Lockheed Senior Prom
Copyright 2003-2005 Andreas Parsch

All photos copyright James C. Goodall, with friendly permission. Photos may not be reproduced in any form without the written permission of the copyright holder.

SENIOR PROM was a U.S. Air Force program in the early 1980s to develop a highly stealthy cruise missile. The project is still classified, and until now only very limited and unconfirmed information was available. However, the late Ben R. Rich, former head of Lockheed's "Skunk Works", had provided aerospace researcher and author James C. Goodall in 1992 with material about the SENIOR PROM program. This material, which included motion picture films of test launches of SENIOR PROM flight test articles, was not to be published in any way for at least 10 years. Many thanks go to Mr. Goodall for sharing the images and information and allowing us to publish them here.

The SENIOR PROM program was begun in the late 1970s after Lockheed's HAVE BLUE manned testbed had validated the basic idea of using "faceting" (where the entire external surface consists of carefully aligned flat polygons) to generate aircraft shapes with an extremely low radar cross section (RCS). Beginning around 1978 or 1980, recoverable prototypes of the SENIOR PROM missile were launched from DC-130 carrier aircraft (the second launch was on reportedly 17 May 1980). A total of thirteen flight tests occurred, which were all successful. The vehicle was flown over the RCS range of Groom Lake without generating a detectable return on the SPS-13 range radar.

Photo: James C. Goodall
SENIOR PROM (early configuration)

The shape of the SENIOR PROM missile's fuselage was very similar to that of the HAVE BLUE. There was of course no need for a cockpit and canopy, and so the fuselage profile was a bit flatter. The sharply swept wings were of narrow and constant chord, and the initial configuration had outer sections with a very pronounced dihedral. It can be assumed that the wings could be folded for more compact carriage by the launch aircraft. Unlike on HAVE BLUE (and the later F-117A), the fuselage side and wing leading edge did not form a single straight line. In the initial version of the SENIOR PROM missile, a major difference from HAVE BLUE was the configuration of the tail surfaces, because SENIOR PROM had only a single rectangular ventral fin. However, later flight articles used a V-tail very similar to that of the F-117A, and also eliminated the outer wing sections. The single jet exhaust in the triangular tail was very flat, and the airframe shielded the exhaust from below (as on HAVE BLUE and F-117A). It can be assumed that the missile was powered by a single turbofan engine.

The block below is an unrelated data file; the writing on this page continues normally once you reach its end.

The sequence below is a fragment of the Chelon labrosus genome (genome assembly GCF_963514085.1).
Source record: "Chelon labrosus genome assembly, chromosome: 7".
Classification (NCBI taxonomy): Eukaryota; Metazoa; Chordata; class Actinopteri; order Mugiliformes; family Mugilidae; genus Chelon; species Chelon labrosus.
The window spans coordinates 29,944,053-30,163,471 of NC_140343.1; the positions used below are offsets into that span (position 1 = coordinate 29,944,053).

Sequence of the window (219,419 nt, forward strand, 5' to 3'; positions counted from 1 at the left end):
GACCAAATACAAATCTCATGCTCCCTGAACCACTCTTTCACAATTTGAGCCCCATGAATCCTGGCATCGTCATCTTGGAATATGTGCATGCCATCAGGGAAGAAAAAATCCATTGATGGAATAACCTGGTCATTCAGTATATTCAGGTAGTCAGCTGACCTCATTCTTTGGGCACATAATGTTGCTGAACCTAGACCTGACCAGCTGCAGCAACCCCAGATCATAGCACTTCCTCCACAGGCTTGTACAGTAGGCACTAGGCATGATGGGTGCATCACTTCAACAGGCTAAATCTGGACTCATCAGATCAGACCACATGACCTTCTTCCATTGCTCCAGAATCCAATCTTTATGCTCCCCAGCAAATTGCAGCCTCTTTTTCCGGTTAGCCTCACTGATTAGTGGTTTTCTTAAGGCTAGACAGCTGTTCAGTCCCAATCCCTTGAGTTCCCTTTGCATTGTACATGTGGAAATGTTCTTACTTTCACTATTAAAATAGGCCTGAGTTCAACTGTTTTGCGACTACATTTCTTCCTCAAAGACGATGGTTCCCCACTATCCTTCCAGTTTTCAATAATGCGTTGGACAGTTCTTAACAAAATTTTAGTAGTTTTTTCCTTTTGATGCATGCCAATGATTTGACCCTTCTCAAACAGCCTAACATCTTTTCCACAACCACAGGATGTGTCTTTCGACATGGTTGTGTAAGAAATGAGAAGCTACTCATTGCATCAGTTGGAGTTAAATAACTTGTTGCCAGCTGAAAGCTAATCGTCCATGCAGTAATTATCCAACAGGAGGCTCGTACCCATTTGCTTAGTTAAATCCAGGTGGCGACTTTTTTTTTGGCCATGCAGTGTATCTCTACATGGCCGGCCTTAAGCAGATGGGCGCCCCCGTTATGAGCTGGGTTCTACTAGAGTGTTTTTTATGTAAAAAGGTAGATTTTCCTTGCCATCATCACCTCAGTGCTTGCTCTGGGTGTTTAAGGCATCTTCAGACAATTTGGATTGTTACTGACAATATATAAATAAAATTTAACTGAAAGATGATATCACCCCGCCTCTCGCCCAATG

Photo: James C. Goodall
SENIOR PROM (later configuration)

Despite the successful flight tests, no production contract was awarded for SENIOR PROM. One reported reason is that the missile was too bulky to be carried in the bomb bay of a B-1B. I don't have dimensional data on SENIOR PROM available to check this claim, but the relatively wide and flat shape of the SENIOR PROM design was indeed not optimal for internal carriage. Development of a stealthy cruise missile was subsequently continued by the AGM-129 ACM (Advanced Cruise Missile) and AGM-137 TSSAM (Tri-Service Standoff Attack Missile) programs.

The images below show several launches of the SENIOR PROM test vehicles. They were provided to aerospace researcher and author James C. Goodall in 1992 by the late Ben Rich, former head of Lockheed's "Skunk Works", under the condition that they will not be published for at least 10 years. Click on the photos to enlarge.

Photos: James C. Goodall


No public information is available on the SENIOR PROM's dimensions and performance characteristics.

Main Sources

[1] Information and images provided by James C. Goodall
[2] Curtiss Peebles: "Dark Eagles: A History of Top Secret U.S. Aircraft Programs", Presidio, 1999

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